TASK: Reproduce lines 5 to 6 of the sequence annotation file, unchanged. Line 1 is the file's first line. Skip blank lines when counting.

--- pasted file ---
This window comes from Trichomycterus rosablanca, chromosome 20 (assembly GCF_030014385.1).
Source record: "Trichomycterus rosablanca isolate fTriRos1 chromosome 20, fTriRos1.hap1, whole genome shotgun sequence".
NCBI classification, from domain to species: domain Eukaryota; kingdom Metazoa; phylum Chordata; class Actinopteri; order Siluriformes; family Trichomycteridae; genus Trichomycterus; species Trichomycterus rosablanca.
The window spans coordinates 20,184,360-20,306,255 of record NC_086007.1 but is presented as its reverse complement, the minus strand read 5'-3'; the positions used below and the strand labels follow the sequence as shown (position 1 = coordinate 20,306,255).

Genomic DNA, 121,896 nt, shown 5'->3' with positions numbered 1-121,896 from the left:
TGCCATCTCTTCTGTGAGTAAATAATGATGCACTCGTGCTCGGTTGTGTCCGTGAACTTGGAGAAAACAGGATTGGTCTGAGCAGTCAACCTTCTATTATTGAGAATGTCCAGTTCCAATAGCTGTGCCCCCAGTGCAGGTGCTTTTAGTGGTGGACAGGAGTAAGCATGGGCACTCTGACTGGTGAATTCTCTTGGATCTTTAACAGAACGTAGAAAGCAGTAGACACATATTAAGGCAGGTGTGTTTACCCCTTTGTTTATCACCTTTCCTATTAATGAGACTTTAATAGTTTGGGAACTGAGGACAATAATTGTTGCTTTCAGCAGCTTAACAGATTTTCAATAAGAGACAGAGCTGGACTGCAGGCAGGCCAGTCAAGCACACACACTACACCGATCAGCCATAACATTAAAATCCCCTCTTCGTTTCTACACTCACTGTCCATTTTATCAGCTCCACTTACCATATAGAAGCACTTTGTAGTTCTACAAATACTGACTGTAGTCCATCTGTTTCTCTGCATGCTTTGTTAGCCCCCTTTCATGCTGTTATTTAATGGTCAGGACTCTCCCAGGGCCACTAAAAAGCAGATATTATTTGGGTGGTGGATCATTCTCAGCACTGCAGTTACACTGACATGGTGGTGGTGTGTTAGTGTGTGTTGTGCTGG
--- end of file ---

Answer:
Genomic DNA, 121,896 nt, shown 5'->3' with positions numbered 1-121,896 from the left:
TGCCATCTCTTCTGTGAGTAAATAATGATGCACTCGTGCTCGGTTGTGTCCGTGAACTTGGAGAAAACAGGATTGGTCTGAGCAGTCAACCTTCTATTATTGAGAATGTCCAGTTCCAATAGCTGTGCCCCCAGTGCAGGTGCTTTTAGTGGTGGACAGGAGTAAGCATGGGCACTCTGACTGGTGAATTCTCTTGGATCTTTAACAGAACGTAGAAAGCAGTAGACACATATTAAGGCAGGTGTGTTTACCCCTTTGTTTATCACCTTTCCTATTAATGAGACTTTAATAGTTTGGGAACTGAGGACAATAATTGTTGCTTTCAGCAGCTTAACAGATTTTCAATAAGAGACAGAGCTGGACTGCAGGCAGGCCAGTCAAGCACACACACTACACCGATCAGCCATAACATTAAAATCCCCTCTTCGTTTCTACACTCACTGTCCATTTTATCAGCTCCACTTACCATATAGAAGCACTTTGTAGTTCTACAAATACTGACTGTAGTCCATCTGTTTCTCTGCATGCTTTGTTAGCCCCCTTTCATGCTGTTATTTAATGGTCAGGACTCTCCCAGGGCCACTAAAAAGCAGATATTATTTGGGTGGTGGATCATTCTCAGCACTGCAGTTACACTGACATGGTGGTGGTGTGTTAGTGTGTGTTGTGCTGG